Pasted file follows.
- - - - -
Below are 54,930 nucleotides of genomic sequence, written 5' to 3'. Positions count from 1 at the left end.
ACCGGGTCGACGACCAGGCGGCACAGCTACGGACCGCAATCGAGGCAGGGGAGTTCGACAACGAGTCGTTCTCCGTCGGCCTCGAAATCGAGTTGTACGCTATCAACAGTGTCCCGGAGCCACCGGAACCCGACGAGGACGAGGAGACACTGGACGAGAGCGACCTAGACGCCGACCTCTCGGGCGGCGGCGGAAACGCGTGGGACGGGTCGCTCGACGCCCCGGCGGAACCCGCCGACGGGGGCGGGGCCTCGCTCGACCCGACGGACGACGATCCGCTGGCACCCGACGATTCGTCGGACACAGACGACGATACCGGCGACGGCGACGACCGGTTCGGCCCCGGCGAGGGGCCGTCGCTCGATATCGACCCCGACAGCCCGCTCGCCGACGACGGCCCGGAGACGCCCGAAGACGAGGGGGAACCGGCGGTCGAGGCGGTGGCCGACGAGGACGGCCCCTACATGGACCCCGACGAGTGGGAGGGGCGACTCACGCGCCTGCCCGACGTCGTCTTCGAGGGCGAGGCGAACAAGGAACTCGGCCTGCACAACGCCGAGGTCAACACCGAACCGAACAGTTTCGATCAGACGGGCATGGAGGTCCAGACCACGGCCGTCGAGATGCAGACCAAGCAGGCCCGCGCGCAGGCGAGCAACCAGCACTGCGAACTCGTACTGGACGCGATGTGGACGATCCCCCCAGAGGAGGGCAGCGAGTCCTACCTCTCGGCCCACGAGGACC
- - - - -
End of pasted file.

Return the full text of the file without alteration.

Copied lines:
Below are 54,930 nucleotides of genomic sequence, written 5' to 3'. Positions count from 1 at the left end.
ACCGGGTCGACGACCAGGCGGCACAGCTACGGACCGCAATCGAGGCAGGGGAGTTCGACAACGAGTCGTTCTCCGTCGGCCTCGAAATCGAGTTGTACGCTATCAACAGTGTCCCGGAGCCACCGGAACCCGACGAGGACGAGGAGACACTGGACGAGAGCGACCTAGACGCCGACCTCTCGGGCGGCGGCGGAAACGCGTGGGACGGGTCGCTCGACGCCCCGGCGGAACCCGCCGACGGGGGCGGGGCCTCGCTCGACCCGACGGACGACGATCCGCTGGCACCCGACGATTCGTCGGACACAGACGACGATACCGGCGACGGCGACGACCGGTTCGGCCCCGGCGAGGGGCCGTCGCTCGATATCGACCCCGACAGCCCGCTCGCCGACGACGGCCCGGAGACGCCCGAAGACGAGGGGGAACCGGCGGTCGAGGCGGTGGCCGACGAGGACGGCCCCTACATGGACCCCGACGAGTGGGAGGGGCGACTCACGCGCCTGCCCGACGTCGTCTTCGAGGGCGAGGCGAACAAGGAACTCGGCCTGCACAACGCCGAGGTCAACACCGAACCGAACAGTTTCGATCAGACGGGCATGGAGGTCCAGACCACGGCCGTCGAGATGCAGACCAAGCAGGCCCGCGCGCAGGCGAGCAACCAGCACTGCGAACTCGTACTGGACGCGATGTGGACGATCCCCCCAGAGGAGGGCAGCGAGTCCTACCTCTCGGCCCACGAGGACC